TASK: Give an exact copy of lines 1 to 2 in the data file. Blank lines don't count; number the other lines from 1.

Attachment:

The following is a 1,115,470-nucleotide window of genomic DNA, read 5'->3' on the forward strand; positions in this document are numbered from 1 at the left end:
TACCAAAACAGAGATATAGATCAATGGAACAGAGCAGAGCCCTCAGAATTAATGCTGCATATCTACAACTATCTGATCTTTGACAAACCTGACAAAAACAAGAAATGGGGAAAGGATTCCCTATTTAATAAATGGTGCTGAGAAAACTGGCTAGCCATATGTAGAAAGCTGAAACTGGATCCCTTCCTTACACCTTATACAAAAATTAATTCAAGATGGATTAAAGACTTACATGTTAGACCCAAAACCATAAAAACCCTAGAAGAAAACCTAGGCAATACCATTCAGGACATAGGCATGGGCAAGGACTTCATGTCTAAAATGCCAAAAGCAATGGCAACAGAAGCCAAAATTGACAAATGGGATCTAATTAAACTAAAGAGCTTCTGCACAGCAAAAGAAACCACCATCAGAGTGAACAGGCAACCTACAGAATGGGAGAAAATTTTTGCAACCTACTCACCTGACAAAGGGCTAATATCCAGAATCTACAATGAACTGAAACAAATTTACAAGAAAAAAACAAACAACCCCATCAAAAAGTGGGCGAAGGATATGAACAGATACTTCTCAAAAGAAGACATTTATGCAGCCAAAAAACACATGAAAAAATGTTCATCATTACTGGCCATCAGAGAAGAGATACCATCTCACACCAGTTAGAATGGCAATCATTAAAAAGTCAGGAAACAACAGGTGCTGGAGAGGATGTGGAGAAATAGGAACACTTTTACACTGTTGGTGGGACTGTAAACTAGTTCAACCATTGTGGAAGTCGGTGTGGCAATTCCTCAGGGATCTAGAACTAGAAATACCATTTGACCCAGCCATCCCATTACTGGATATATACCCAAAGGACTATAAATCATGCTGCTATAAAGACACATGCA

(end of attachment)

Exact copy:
The following is a 1,115,470-nucleotide window of genomic DNA, read 5'->3' on the forward strand; positions in this document are numbered from 1 at the left end:
TACCAAAACAGAGATATAGATCAATGGAACAGAGCAGAGCCCTCAGAATTAATGCTGCATATCTACAACTATCTGATCTTTGACAAACCTGACAAAAACAAGAAATGGGGAAAGGATTCCCTATTTAATAAATGGTGCTGAGAAAACTGGCTAGCCATATGTAGAAAGCTGAAACTGGATCCCTTCCTTACACCTTATACAAAAATTAATTCAAGATGGATTAAAGACTTACATGTTAGACCCAAAACCATAAAAACCCTAGAAGAAAACCTAGGCAATACCATTCAGGACATAGGCATGGGCAAGGACTTCATGTCTAAAATGCCAAAAGCAATGGCAACAGAAGCCAAAATTGACAAATGGGATCTAATTAAACTAAAGAGCTTCTGCACAGCAAAAGAAACCACCATCAGAGTGAACAGGCAACCTACAGAATGGGAGAAAATTTTTGCAACCTACTCACCTGACAAAGGGCTAATATCCAGAATCTACAATGAACTGAAACAAATTTACAAGAAAAAAACAAACAACCCCATCAAAAAGTGGGCGAAGGATATGAACAGATACTTCTCAAAAGAAGACATTTATGCAGCCAAAAAACACATGAAAAAATGTTCATCATTACTGGCCATCAGAGAAGAGATACCATCTCACACCAGTTAGAATGGCAATCATTAAAAAGTCAGGAAACAACAGGTGCTGGAGAGGATGTGGAGAAATAGGAACACTTTTACACTGTTGGTGGGACTGTAAACTAGTTCAACCATTGTGGAAGTCGGTGTGGCAATTCCTCAGGGATCTAGAACTAGAAATACCATTTGACCCAGCCATCCCATTACTGGATATATACCCAAAGGACTATAAATCATGCTGCTATAAAGACACATGCA